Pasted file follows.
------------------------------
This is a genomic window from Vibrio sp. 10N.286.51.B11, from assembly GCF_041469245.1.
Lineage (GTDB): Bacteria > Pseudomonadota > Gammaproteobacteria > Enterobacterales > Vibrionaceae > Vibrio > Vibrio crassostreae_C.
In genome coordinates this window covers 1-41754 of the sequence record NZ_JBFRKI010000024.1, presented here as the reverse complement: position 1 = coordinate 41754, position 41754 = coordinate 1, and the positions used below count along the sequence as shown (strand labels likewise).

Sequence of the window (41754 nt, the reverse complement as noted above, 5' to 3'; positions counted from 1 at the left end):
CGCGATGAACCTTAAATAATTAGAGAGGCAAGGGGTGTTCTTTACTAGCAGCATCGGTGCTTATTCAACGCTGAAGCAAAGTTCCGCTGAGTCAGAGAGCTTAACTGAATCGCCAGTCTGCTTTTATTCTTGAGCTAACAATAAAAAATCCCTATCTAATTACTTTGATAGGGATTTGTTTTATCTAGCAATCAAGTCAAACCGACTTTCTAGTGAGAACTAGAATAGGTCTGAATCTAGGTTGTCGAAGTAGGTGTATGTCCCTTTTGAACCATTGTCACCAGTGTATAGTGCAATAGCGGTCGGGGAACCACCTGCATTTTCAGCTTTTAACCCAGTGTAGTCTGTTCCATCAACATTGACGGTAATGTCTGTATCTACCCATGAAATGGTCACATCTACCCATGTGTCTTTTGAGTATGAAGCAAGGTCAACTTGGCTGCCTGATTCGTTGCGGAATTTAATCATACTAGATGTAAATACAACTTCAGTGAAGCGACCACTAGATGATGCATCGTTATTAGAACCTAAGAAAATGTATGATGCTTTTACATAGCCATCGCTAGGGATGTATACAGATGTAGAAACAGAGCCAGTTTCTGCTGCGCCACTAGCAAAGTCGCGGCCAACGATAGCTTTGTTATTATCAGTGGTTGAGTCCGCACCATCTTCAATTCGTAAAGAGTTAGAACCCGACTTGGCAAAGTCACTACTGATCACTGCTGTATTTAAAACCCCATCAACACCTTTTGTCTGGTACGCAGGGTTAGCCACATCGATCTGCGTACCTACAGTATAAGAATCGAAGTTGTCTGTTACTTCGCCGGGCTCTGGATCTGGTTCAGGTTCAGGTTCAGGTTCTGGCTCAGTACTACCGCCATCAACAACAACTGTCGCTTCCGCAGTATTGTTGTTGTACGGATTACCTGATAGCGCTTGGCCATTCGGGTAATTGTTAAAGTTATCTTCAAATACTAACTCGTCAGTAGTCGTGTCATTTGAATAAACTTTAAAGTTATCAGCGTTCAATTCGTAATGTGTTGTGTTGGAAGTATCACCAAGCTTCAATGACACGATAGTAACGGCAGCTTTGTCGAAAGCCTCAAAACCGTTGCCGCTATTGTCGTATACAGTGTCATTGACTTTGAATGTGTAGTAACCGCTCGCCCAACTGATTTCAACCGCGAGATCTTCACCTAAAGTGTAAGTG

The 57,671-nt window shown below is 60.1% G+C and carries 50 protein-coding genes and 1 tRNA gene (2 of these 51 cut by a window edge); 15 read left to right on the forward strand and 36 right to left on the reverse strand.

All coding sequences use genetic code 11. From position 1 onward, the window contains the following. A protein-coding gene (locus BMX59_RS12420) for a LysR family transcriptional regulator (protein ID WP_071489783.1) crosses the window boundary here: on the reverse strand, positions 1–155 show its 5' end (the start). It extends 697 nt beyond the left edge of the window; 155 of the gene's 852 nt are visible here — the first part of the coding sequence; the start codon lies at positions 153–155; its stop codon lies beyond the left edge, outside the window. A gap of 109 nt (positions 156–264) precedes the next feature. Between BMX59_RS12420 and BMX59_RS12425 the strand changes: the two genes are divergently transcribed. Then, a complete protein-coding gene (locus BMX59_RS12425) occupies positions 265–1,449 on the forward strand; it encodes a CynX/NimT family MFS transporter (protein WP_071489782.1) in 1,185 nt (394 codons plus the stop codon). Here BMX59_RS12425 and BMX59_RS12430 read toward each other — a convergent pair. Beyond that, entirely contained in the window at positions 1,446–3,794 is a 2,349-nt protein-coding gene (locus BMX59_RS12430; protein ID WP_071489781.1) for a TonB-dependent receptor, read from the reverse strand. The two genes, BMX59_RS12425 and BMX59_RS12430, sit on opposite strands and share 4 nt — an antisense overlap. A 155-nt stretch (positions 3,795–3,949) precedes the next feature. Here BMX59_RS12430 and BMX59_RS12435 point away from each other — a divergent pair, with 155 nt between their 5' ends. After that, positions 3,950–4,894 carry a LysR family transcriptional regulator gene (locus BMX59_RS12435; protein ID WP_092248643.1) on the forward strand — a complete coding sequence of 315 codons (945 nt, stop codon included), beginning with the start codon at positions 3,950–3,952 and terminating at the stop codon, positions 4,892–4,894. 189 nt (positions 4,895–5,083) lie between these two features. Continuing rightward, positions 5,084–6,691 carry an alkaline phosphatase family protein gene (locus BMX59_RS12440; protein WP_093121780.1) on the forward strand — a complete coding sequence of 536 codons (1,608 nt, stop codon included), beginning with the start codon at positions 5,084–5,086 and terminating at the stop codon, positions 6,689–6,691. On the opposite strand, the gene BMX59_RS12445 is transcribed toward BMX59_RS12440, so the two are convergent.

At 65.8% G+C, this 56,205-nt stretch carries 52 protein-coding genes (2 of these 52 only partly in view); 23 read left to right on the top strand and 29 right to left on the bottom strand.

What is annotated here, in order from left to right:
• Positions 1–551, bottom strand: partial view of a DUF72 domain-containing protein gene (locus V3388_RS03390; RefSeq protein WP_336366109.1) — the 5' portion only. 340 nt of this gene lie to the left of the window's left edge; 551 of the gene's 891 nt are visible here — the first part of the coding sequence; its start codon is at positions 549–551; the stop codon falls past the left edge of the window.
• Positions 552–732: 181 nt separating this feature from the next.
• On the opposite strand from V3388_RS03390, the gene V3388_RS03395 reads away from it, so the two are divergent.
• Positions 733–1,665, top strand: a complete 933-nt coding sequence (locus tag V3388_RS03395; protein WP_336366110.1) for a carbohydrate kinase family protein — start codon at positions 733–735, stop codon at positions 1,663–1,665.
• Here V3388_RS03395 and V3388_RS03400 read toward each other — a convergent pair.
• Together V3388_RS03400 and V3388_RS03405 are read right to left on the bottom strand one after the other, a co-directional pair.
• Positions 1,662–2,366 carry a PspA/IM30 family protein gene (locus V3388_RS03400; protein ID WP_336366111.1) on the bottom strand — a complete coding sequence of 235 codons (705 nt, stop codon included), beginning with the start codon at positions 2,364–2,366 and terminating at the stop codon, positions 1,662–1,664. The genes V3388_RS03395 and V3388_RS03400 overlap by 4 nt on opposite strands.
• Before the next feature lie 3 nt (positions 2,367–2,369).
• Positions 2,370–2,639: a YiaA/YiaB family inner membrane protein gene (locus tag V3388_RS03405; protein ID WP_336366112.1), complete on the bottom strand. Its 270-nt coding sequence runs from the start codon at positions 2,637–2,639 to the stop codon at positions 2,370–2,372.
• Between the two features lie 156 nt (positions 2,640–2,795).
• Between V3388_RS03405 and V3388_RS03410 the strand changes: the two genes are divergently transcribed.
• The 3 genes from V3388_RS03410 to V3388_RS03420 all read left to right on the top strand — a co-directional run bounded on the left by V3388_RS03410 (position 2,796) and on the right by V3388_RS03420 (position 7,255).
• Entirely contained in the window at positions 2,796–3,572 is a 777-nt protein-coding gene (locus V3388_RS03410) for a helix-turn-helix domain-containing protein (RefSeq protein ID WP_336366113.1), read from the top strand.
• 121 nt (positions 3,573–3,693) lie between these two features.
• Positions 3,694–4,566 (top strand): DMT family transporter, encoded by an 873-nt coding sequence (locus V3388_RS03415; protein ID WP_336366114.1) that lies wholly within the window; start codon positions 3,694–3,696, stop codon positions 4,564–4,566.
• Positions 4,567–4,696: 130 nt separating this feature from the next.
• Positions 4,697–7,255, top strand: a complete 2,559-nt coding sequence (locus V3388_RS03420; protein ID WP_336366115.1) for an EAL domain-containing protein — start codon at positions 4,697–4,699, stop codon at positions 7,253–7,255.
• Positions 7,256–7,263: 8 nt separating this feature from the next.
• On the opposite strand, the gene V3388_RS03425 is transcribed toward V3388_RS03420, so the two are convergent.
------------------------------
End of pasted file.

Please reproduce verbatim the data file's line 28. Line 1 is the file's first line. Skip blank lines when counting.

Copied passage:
• On the opposite strand, the gene V3388_RS03425 is transcribed toward V3388_RS03420, so the two are convergent.